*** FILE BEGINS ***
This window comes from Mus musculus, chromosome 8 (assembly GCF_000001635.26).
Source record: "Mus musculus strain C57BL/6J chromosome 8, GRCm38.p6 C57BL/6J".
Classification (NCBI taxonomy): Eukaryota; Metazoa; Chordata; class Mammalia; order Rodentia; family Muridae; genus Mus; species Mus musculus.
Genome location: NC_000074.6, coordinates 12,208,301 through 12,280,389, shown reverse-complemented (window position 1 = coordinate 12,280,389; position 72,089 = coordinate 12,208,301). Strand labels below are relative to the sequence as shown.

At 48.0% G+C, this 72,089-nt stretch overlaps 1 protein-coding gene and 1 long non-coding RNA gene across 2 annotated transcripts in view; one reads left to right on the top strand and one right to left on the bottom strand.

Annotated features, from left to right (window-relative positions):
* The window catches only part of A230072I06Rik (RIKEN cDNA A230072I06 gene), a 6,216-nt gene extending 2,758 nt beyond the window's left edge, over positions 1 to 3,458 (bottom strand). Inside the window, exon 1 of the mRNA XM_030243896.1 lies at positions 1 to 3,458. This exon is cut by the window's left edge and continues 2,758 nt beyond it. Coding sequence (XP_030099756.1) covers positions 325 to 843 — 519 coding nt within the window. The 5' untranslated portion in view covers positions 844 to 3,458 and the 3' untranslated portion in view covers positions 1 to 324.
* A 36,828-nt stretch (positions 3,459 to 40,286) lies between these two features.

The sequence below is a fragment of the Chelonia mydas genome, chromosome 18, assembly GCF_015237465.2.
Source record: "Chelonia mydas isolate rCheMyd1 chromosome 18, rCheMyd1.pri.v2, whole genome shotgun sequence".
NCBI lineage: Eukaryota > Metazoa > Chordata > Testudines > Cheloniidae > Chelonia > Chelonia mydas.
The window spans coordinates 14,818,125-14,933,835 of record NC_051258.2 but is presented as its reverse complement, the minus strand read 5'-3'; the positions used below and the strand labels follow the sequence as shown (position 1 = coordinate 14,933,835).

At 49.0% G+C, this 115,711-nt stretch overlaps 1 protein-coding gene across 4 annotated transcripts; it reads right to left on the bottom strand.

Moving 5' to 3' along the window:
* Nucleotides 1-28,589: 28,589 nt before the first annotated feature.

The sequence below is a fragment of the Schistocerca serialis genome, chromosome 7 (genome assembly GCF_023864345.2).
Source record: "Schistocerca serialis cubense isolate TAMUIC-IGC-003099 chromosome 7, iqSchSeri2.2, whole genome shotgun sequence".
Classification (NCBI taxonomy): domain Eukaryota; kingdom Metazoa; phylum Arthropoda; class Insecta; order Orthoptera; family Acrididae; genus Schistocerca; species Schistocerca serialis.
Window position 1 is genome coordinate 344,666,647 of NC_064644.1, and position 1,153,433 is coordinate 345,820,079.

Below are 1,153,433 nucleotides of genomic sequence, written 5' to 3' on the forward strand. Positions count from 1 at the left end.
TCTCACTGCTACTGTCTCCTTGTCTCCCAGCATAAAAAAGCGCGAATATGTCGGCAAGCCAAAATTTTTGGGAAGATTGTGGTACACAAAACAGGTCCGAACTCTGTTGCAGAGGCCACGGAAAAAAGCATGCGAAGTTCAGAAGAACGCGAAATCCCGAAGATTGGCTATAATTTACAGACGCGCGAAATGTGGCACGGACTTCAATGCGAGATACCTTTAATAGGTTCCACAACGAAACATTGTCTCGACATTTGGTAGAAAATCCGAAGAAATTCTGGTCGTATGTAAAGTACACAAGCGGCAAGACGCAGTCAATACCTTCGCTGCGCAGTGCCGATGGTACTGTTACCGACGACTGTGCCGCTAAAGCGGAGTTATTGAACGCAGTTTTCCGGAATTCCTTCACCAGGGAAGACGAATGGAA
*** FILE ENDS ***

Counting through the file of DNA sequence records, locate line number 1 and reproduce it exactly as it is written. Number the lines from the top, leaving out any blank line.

This window comes from Mus musculus, chromosome 8 (assembly GCF_000001635.26).